Just to clarify, there are a great number of movies I enjoy watching. I’d even go so far to say I enjoy most movies I’ve seen. I have fun watching Beauty and the Beast, The Emperors New Groove, Lord of the Rings, The Lion the Witch and the Wardrobe, and countless others. However, it is just these movies which are the most dangerous, for they present lies in the form of beauty, and with the gait of truth.
In response to Deborah’s comment: Belief is not required for participation. One could, theoretically, believe promiscuity is immoral and still write/produce/direct a James Bond movie. However, I suspect this is is very uncommon. I have yet to hear an actor, producer, writer, or director say (more or less) “I really don’t believe in what this movie is saying”. This may be the attidude of minor actors or artists who just need the work, but then again they don’t have a say in what the movie conveys.
If you can find an example to the contrary let me know. The feeling I get from everything I’ve heard is that those who shape movies end up saying “I think this is a really important message for todays children” (or “society” or “teenagers” or whatever). Think about it, would you spend a few years of your life sending a statement which made you cringe? If you had a choice, wouldn’t you say something you believe in?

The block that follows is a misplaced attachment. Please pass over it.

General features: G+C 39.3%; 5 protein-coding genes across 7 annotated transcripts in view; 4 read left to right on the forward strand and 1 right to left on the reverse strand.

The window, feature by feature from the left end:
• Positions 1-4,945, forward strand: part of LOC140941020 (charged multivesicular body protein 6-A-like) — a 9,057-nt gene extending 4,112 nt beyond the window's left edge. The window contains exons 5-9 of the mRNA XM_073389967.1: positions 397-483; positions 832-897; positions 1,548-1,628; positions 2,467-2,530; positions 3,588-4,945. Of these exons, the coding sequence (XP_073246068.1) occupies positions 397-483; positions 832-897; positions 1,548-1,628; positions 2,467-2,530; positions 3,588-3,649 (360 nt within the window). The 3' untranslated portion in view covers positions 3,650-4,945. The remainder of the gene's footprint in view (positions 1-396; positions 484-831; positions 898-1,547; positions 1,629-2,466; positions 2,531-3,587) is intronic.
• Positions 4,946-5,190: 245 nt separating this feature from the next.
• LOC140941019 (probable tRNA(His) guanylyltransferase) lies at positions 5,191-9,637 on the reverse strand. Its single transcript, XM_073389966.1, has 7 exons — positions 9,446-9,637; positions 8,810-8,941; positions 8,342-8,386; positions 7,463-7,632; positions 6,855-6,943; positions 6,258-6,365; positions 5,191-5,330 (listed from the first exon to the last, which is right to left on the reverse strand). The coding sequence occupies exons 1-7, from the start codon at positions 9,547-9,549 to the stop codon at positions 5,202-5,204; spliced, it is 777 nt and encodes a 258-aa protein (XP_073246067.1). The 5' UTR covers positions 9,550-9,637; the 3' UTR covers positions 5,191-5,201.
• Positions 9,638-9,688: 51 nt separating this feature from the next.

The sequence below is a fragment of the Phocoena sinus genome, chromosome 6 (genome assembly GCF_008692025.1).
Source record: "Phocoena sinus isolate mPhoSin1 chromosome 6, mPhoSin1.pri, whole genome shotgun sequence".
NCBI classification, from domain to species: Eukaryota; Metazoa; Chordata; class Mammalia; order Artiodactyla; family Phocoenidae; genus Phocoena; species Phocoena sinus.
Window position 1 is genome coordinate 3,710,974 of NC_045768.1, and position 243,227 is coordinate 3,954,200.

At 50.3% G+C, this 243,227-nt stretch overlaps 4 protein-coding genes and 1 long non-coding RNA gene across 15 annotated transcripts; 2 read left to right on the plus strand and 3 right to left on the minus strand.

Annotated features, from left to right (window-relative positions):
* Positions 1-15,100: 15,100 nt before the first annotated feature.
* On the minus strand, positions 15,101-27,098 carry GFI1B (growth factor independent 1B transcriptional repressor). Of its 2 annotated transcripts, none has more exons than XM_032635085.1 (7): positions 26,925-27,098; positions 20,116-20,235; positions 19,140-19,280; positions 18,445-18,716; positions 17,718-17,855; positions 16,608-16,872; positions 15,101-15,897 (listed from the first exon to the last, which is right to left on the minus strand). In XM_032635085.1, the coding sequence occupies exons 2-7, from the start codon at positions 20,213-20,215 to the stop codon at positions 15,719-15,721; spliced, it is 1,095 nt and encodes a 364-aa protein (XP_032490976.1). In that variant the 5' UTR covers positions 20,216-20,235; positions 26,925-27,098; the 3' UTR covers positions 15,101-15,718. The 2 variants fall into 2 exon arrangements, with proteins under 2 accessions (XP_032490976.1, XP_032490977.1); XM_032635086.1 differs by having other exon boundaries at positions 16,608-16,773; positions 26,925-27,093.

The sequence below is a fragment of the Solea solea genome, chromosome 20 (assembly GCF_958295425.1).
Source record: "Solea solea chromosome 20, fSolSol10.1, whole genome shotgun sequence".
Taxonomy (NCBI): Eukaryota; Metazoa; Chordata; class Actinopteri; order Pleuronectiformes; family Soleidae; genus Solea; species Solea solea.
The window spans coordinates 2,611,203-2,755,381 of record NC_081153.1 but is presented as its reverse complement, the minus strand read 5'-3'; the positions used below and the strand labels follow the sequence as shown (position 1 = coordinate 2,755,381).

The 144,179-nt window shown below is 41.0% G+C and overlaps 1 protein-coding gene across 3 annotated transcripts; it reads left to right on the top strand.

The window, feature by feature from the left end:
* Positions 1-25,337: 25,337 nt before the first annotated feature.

Disney has long been the bastion of modern “morality,” forgoing Biblical morality for lessons that will please the general, hedonistic public. They preach with such subtlety and cunning that people will hardly realize that their minds are being gradually changed unless they watch such productions critically.
As for truly great movies, none compare to the “Lord of the Rings” trilogy.
I would tend to agree with you.
As “purely fantastical entertainment”, many of the recent Disney animated movies are just that, fantasy entertainment.
However, as their original intent: CHILDREN’s fantasy entertainment, they hardly portray life and truth as they should.